Broadway Casting Directors Union Marches on Broadway Producers’ Office
Broadway actors and stagehands join casting directors in calling out producers’ greed
Broadway casting directors and supporters escalated their campaign for a union contract with a rally today in Shubert Alley and a march through Times Square to the offices of the Broadway League. Casting directors are the only Broadway workers without a union, and they do not get healthcare or retirement contributions from the shows they work for. Casting directors are organizing a union with Teamsters Local 817 and are calling on Broadway producers to negotiate a union contract.
“Casting directors can’t be ignored,” said Tara Rubin, casting director for Jersey Boys, Dear Evan Hansen, and other shows. “Our rally today showed the League the depth of support we have from the Broadway unions and the Broadway community at large. We will continue to rally and speak up and speak out until the League agrees to recognize our union.”
In Shubert Alley, among Broadway’s famous theaters, casting directors chanted and heard from Broadway and union leaders. They then marched through Times Square to the offices of the producers’ association, the Broadway League, distributing flyers to Broadway fans along the way. They erected an inflatable rat outside the office and held signs reading, “Fairness For Casting.”
Broadway producers celebrated a record-setting season last year, in which they grossed $1.5 billion and reached new highs for ticket prices.
“We aren’t going away until these essential Broadway workers get the fair deal they deserve,” said Tom O’Donnell, President of Teamsters Local 817. “We are talking about healthcare and retirement for about 40 people in an industry that is making billions. It is shameful how Broadway producers are treating their casting directors and we will make sure fans know.”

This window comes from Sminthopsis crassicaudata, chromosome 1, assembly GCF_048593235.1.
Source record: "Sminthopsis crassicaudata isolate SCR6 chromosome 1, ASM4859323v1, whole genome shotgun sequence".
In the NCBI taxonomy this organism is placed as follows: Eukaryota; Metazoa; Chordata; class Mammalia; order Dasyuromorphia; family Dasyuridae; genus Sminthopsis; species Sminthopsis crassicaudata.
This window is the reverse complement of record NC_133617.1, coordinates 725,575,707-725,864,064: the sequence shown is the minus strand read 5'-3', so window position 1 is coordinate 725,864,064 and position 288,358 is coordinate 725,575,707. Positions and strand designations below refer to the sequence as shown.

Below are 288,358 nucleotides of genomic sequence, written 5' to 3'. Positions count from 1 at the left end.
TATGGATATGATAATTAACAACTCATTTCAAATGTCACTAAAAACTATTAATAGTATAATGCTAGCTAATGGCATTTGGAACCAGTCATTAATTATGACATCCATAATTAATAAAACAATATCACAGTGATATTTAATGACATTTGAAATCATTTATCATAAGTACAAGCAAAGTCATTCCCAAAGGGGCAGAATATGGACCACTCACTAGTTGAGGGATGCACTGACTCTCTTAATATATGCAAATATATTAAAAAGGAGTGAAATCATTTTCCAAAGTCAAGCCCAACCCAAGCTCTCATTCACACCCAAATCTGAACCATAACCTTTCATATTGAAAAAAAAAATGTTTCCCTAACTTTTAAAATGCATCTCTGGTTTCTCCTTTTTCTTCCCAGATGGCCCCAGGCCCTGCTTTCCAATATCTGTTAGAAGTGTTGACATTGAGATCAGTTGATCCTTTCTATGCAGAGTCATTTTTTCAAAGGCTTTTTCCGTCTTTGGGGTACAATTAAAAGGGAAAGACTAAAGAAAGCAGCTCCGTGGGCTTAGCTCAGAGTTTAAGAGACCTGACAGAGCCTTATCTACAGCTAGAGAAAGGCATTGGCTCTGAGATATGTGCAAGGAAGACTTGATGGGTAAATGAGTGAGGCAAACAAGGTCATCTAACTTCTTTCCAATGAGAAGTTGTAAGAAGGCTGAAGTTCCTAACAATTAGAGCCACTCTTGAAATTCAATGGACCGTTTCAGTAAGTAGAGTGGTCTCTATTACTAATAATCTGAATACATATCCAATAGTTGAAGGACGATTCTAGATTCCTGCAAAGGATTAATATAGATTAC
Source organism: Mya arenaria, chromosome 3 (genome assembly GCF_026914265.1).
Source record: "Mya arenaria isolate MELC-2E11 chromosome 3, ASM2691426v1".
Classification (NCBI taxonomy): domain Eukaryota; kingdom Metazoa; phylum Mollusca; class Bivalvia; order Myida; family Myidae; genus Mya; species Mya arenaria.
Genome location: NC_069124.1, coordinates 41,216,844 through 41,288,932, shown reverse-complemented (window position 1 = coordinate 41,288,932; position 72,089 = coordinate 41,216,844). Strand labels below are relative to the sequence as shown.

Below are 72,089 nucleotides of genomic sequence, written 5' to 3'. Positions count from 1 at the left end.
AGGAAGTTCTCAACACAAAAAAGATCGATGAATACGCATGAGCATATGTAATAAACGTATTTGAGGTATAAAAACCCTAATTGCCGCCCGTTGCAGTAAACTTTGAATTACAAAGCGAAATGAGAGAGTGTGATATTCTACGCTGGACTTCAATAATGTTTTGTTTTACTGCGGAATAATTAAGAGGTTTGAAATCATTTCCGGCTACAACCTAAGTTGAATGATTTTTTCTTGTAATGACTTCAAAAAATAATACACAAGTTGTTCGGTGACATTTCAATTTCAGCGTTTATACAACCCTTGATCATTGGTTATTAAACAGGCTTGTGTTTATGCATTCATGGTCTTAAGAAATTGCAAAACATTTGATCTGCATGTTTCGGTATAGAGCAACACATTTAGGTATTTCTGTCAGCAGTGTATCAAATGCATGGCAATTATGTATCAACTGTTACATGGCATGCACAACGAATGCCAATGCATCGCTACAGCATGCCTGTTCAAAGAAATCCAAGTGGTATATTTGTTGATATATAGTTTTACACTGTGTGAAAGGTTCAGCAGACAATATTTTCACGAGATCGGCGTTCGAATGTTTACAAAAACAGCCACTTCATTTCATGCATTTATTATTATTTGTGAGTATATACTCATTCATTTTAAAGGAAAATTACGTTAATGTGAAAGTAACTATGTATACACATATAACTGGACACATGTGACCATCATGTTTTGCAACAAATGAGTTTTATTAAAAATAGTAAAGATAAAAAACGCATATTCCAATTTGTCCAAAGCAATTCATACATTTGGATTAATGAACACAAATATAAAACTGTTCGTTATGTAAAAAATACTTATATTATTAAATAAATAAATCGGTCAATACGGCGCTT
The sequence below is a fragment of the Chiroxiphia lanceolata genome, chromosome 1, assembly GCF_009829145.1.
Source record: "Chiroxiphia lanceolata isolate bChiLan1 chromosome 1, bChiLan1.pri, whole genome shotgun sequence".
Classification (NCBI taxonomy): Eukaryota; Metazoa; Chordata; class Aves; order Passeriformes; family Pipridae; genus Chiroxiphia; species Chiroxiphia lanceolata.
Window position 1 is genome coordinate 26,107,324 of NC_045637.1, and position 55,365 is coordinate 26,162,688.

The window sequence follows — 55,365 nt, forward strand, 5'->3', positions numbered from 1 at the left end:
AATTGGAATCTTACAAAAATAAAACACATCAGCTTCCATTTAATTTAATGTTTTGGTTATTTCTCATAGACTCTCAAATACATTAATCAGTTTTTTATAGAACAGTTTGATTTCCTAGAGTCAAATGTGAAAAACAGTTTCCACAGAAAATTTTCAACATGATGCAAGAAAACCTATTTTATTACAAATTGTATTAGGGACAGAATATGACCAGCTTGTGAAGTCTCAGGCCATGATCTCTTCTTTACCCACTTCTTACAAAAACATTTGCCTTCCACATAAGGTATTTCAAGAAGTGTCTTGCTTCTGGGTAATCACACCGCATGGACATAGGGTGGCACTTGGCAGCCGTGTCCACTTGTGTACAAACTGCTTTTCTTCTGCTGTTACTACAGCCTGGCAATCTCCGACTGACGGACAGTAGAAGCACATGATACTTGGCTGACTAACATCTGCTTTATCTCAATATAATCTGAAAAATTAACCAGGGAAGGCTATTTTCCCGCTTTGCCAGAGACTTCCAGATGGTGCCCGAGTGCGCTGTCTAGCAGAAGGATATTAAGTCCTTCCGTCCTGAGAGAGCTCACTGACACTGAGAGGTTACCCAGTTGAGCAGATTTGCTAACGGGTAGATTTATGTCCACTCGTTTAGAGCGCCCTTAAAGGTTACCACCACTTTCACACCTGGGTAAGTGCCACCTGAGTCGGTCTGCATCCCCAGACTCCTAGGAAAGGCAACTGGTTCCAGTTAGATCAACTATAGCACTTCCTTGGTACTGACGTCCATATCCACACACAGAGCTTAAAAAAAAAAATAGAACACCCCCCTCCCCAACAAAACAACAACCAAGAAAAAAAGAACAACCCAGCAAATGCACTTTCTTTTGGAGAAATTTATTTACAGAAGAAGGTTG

In recent months, major entertainment stars have announced their support, including Lin-Manuel Miranda, Bette Midler, Alec Baldwin, Nathan Lane, Bryan Cranston, Sally Field, and Allison Janney. Casts from most of the shows on Broadway have posted photos on Instagram and Twitter showing their support with the #FairnessForCasting hashtag. They are joined by 20 Tony-winning actors, directors, and designers.
Over 100 supporters joined casting directors at the rally and march, including other Teamsters members, Broadway actors, stagehands, and other theater workers, and elected officials. “The amount of support casting directors are getting has been amazing,” said O’Donnell.
“The Teamsters are in this fight as long as it takes,” said George Miranda, President of Teamsters Joint Council 16, which represents 120,000 workers across downstate New York. “Broadway casting directors have our full support and they should know that 1.4 million Teamsters across the country stand behind them. It is time for Broadway producers to come to table and give these workers the healthcare, retirement, and union contract they deserve.”
“The Associated Musicians of Greater New York Local 802 AFM is one of Broadway’s oldest unions and we have seen first hand the beneficial impact that fair representation and collective action can have on the artistic and economic vibrancy of the industry,” said Tino Gagliardi, President, Local 802 AFM. “Broadway is booming thanks to the creativity, expertise and skill of the thousands of performers, craftspeople and workers that make these world-class productions possible. If that is to continue, we must ensure that everyone who works in the industry not only have the representation they deserve but the strength and support they need to ensure that they receive the fair wages, benefits and protections they need to live, work and raise a family in New York City.”
Unlike Broadway, the film and television industries have negotiated union contracts with casting directors for more than a decade. Many entertainment companies – like Disney, Warner Brothers, and Universal – use union casting directors for their films while refusing to do so for Broadway shows.
Casting directors are the creative vision behind the dynamic casts that make Broadway shows a success. They are involved in a production from the beginning, assembling actors for readings or workshops, to the end, recasting roles and scouting new talent. Casting directors can work for months or years on a show before they get a formal contract from the producer.
Casting directors and Teamsters Local 817 will continue their campaign and appeals to Broadway fans until Broadway producers agree to negotiate a union contract.